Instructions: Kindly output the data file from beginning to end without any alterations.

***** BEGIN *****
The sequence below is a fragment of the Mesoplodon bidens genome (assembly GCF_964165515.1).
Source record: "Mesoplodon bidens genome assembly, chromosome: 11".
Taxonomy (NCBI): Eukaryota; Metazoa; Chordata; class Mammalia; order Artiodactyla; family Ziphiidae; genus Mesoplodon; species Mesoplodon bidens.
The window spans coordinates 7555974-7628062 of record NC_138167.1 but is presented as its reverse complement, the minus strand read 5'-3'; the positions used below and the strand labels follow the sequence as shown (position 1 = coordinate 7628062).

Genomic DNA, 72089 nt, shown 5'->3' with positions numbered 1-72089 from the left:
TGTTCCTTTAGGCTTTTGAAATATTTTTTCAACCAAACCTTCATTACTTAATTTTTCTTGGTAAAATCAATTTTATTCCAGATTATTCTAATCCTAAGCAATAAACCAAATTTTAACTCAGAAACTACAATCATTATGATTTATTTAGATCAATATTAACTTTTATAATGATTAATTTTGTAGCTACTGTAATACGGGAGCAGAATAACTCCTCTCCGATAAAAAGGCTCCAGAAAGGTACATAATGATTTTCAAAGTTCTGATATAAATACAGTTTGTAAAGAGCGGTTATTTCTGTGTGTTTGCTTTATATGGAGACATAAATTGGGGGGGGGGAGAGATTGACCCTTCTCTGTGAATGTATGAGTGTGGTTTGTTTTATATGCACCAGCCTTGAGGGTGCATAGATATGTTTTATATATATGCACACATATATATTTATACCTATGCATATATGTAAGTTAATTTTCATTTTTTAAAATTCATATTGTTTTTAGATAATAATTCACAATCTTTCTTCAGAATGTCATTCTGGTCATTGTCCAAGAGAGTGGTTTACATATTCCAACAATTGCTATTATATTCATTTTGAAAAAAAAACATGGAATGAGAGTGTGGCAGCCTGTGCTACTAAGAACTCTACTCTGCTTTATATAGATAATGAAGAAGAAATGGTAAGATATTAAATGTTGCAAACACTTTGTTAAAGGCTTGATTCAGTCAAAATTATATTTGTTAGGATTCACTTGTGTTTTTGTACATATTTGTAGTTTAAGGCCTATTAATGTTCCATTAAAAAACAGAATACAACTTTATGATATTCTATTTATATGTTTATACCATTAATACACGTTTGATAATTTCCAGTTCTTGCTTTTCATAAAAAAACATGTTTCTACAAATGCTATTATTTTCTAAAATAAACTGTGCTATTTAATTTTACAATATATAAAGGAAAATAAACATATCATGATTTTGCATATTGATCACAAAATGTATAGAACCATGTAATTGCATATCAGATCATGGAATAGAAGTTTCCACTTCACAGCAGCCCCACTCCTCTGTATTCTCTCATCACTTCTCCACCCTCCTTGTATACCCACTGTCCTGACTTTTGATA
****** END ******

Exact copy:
The sequence below is a fragment of the Mesoplodon bidens genome (assembly GCF_964165515.1).
Source record: "Mesoplodon bidens genome assembly, chromosome: 11".
Taxonomy (NCBI): Eukaryota; Metazoa; Chordata; class Mammalia; order Artiodactyla; family Ziphiidae; genus Mesoplodon; species Mesoplodon bidens.
The window spans coordinates 7555974-7628062 of record NC_138167.1 but is presented as its reverse complement, the minus strand read 5'-3'; the positions used below and the strand labels follow the sequence as shown (position 1 = coordinate 7628062).

Genomic DNA, 72089 nt, shown 5'->3' with positions numbered 1-72089 from the left:
TGTTCCTTTAGGCTTTTGAAATATTTTTTCAACCAAACCTTCATTACTTAATTTTTCTTGGTAAAATCAATTTTATTCCAGATTATTCTAATCCTAAGCAATAAACCAAATTTTAACTCAGAAACTACAATCATTATGATTTATTTAGATCAATATTAACTTTTATAATGATTAATTTTGTAGCTACTGTAATACGGGAGCAGAATAACTCCTCTCCGATAAAAAGGCTCCAGAAAGGTACATAATGATTTTCAAAGTTCTGATATAAATACAGTTTGTAAAGAGCGGTTATTTCTGTGTGTTTGCTTTATATGGAGACATAAATTGGGGGGGGGGAGAGATTGACCCTTCTCTGTGAATGTATGAGTGTGGTTTGTTTTATATGCACCAGCCTTGAGGGTGCATAGATATGTTTTATATATATGCACACATATATATTTATACCTATGCATATATGTAAGTTAATTTTCATTTTTTAAAATTCATATTGTTTTTAGATAATAATTCACAATCTTTCTTCAGAATGTCATTCTGGTCATTGTCCAAGAGAGTGGTTTACATATTCCAACAATTGCTATTATATTCATTTTGAAAAAAAAACATGGAATGAGAGTGTGGCAGCCTGTGCTACTAAGAACTCTACTCTGCTTTATATAGATAATGAAGAAGAAATGGTAAGATATTAAATGTTGCAAACACTTTGTTAAAGGCTTGATTCAGTCAAAATTATATTTGTTAGGATTCACTTGTGTTTTTGTACATATTTGTAGTTTAAGGCCTATTAATGTTCCATTAAAAAACAGAATACAACTTTATGATATTCTATTTATATGTTTATACCATTAATACACGTTTGATAATTTCCAGTTCTTGCTTTTCATAAAAAAACATGTTTCTACAAATGCTATTATTTTCTAAAATAAACTGTGCTATTTAATTTTACAATATATAAAGGAAAATAAACATATCATGATTTTGCATATTGATCACAAAATGTATAGAACCATGTAATTGCATATCAGATCATGGAATAGAAGTTTCCACTTCACAGCAGCCCCACTCCTCTGTATTCTCTCATCACTTCTCCACCCTCCTTGTATACCCACTGTCCTGACTTTTGATA